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Brief Educational Videos

Here you will find brief educational videos that cover a variety of topics related to myelodysplastic syndromes (MDS). These videos are hosted by nurses from leading treatment centers.
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What Patients with MDS Can Expect During Treatment

Sandra Kurtin, RN, MSN, AOCN, ANP-C, Assistant Professor of Clinical Medicine, University of Arizona College of Medicine; Adjunct Assistant Professor of Nursing, University of Arizona College of Nursing, Tucson, AZ, discusses what your patients with myelodysplastic syndromes can expect throughout treatment and management.

Hello, I’m Sandy Kurtin and in this video we’ll be discussing what your patients with myelodysplastic syndromes can expect throughout treatment and management. Before we begin, let’s review the basics.

In patients with MDS stem cells created in the bone marrow may have mutations that make them abnormal in shape. Some abnormal cells may die in the bone marrow, while others may enter the peripheral blood. Normal blood cells are crowded out by abnormal stem cells in the bone marrow and blood. As MDS progresses blood counts drop, which can lead to symptoms caused by anemia, neutropenia, or thrombocytopenia. 2,3

Your patients may be receiving supportive care, such as transfusions, which may increase their complete blood counts in lab results, prior to starting active treatment. Many treatments require some time before a patient responds.

Blood counts may drop before before they start to improve. Because of this, your patients may say they feel worse or discouraged in the first months of treatment and they may look to you for support. Dose modifications may be necessary during this time. At this point, your patients should expect frequent blood tests and may need more supportive care. After a period of time on treatment, your patients may begin to respond. If your patients respond to treatment, the bone marrow will start to recover allowing it to make healthy blood cells again. And as the blood cell counts rise, your patient will begin to feel better and may need less supportive care. 2,5,6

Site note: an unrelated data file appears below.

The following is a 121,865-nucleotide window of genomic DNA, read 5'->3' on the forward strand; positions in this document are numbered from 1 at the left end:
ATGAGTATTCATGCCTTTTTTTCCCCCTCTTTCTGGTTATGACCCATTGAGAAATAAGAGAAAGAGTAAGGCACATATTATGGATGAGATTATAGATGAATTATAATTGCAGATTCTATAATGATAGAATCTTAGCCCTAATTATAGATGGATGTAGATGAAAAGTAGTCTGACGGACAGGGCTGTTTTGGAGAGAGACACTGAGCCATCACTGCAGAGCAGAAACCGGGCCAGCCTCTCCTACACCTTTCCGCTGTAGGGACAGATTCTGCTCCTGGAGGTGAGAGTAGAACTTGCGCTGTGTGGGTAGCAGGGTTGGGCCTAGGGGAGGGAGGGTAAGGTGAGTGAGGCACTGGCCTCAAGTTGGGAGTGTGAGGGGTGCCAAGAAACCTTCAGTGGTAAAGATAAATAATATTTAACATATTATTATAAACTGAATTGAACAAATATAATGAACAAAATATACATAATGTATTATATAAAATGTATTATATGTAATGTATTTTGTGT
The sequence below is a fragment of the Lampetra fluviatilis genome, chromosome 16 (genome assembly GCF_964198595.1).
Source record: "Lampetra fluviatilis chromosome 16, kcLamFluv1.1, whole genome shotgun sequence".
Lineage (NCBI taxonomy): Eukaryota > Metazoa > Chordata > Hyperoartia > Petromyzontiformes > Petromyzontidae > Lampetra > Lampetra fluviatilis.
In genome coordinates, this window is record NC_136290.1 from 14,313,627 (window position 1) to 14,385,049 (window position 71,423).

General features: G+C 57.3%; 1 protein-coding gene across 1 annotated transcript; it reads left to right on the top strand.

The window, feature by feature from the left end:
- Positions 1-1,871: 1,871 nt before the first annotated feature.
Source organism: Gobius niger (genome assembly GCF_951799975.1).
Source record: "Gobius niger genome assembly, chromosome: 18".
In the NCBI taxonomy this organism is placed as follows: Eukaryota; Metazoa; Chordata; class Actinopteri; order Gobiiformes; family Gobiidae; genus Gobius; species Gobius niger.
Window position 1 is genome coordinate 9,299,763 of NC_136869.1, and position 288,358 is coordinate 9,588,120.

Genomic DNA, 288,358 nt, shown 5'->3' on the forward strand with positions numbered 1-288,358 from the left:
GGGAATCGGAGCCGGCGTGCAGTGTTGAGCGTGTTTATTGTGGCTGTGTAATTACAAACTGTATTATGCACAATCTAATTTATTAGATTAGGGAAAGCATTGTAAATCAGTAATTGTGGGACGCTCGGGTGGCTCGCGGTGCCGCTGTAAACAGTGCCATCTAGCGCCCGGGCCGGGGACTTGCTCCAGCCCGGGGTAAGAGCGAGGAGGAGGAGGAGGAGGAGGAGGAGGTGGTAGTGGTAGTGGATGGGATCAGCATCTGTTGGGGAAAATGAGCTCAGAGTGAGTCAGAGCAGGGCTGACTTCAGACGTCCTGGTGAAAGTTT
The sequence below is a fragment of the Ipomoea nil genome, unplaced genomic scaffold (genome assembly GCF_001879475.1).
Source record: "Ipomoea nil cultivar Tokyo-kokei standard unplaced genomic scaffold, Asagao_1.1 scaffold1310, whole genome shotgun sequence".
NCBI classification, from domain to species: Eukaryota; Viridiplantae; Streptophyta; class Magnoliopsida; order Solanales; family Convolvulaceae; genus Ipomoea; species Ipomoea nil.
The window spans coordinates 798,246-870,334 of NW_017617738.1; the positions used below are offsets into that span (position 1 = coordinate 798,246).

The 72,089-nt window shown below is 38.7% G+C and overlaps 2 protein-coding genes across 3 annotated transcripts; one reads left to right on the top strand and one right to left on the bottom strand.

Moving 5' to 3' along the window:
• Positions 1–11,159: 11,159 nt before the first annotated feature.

Throughout continued MDS management, your patient will have ongoing blood tests, examinations, and monitoring. It’s important to continue following all of your patients closely as some patients may need less supportive care, while others may experience disease progression. Be sure to help them understand what to expect during treatment and management. It is crucial that they understand that they may feel worse before feeling better. 2-6

Engaging in a simple conversation may reveal a change in your patient’s “normal.” Ask specific questions like, “Are you sleeping more?” or “Are there things that you were able to do that you’re not able to do now?” Their answers may reveal clinically relevant information before lab tests can confirm. It’s important to involve caregivers in this conversation as well, they could observe symptoms that patients may not notice. Please explore the Nurse and Patient Resources tab of where you can download the Understanding MDS tearpad PDF among other useful tools. It reviews all of the information we’ve talked about today in greater detail, and can serve as a helpful teaching tool.

Establishing a protocol for tracking diagnostic measurements, transfusion requirements, and response to therapies is also helpful during treatment. To get started, you can download a patient transfusion tracker that is available on the resources tab.

For more information, register at to get access to educational resources, read more about transfusion dependence, and meet our oncology nurse experts.

1. Yoshida Y. Physical education: myelodysplastic syndromes. Oncologist. 1996;1(4):284-287.
2. Barzi A, Sekeres MA. Myelodysplastic syndromes: Apractical approach to diagnosis and treatment. Cleve Clin JMed. 2010;77(1):37-44.
3. Johns Hopkins Medicine. Blood and bone marrow.Available at: el_cancer_center/centers/blood_bone_marrow_cancers/blood_bone_marrow_cancer_basics.html. Accessed February 26, 2016.
4. Zeidan AM, Linhares Y, Gore SD. Current therapy ofmyelodysplastic syndromes. Blood Rev. 2013;27(5):243-259.
5. Leukemia & Lymphoma Society. Myelodysplasticsyndromes. Available at: Updated 2014. Accessed September 16, 2015.
6. Aplastic Anemia & MDS International Foundation. Frequently asked questions. Available at: Accessed February 26,2016.